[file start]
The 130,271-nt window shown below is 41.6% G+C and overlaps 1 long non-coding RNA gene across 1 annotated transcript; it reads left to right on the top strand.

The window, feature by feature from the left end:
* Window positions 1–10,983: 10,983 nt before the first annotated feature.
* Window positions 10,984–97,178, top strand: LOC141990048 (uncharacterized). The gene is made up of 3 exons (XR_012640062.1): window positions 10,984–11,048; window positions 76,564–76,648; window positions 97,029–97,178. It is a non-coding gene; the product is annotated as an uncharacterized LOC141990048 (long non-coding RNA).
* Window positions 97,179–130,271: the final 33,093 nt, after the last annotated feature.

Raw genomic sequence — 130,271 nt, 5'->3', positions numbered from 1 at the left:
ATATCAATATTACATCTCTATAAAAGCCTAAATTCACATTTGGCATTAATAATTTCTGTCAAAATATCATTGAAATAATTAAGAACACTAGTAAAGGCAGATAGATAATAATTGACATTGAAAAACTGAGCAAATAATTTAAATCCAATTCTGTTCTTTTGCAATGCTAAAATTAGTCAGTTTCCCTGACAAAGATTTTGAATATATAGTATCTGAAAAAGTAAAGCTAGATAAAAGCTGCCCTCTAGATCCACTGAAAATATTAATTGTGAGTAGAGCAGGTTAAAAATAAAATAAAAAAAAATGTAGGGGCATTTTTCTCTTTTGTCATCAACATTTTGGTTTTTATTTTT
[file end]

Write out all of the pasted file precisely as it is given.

The 130,271-nt window shown below is 41.6% G+C and overlaps 1 long non-coding RNA gene across 1 annotated transcript; it reads left to right on the top strand.

The window, feature by feature from the left end:
* Window positions 1–10,983: 10,983 nt before the first annotated feature.
* Window positions 10,984–97,178, top strand: LOC141990048 (uncharacterized). The gene is made up of 3 exons (XR_012640062.1): window positions 10,984–11,048; window positions 76,564–76,648; window positions 97,029–97,178. It is a non-coding gene; the product is annotated as an uncharacterized LOC141990048 (long non-coding RNA).
* Window positions 97,179–130,271: the final 33,093 nt, after the last annotated feature.

Raw genomic sequence — 130,271 nt, 5'->3', positions numbered from 1 at the left:
ATATCAATATTACATCTCTATAAAAGCCTAAATTCACATTTGGCATTAATAATTTCTGTCAAAATATCATTGAAATAATTAAGAACACTAGTAAAGGCAGATAGATAATAATTGACATTGAAAAACTGAGCAAATAATTTAAATCCAATTCTGTTCTTTTGCAATGCTAAAATTAGTCAGTTTCCCTGACAAAGATTTTGAATATATAGTATCTGAAAAAGTAAAGCTAGATAAAAGCTGCCCTCTAGATCCACTGAAAATATTAATTGTGAGTAGAGCAGGTTAAAAATAAAATAAAAAAAAATGTAGGGGCATTTTTCTCTTTTGTCATCAACATTTTGGTTTTTATTTTT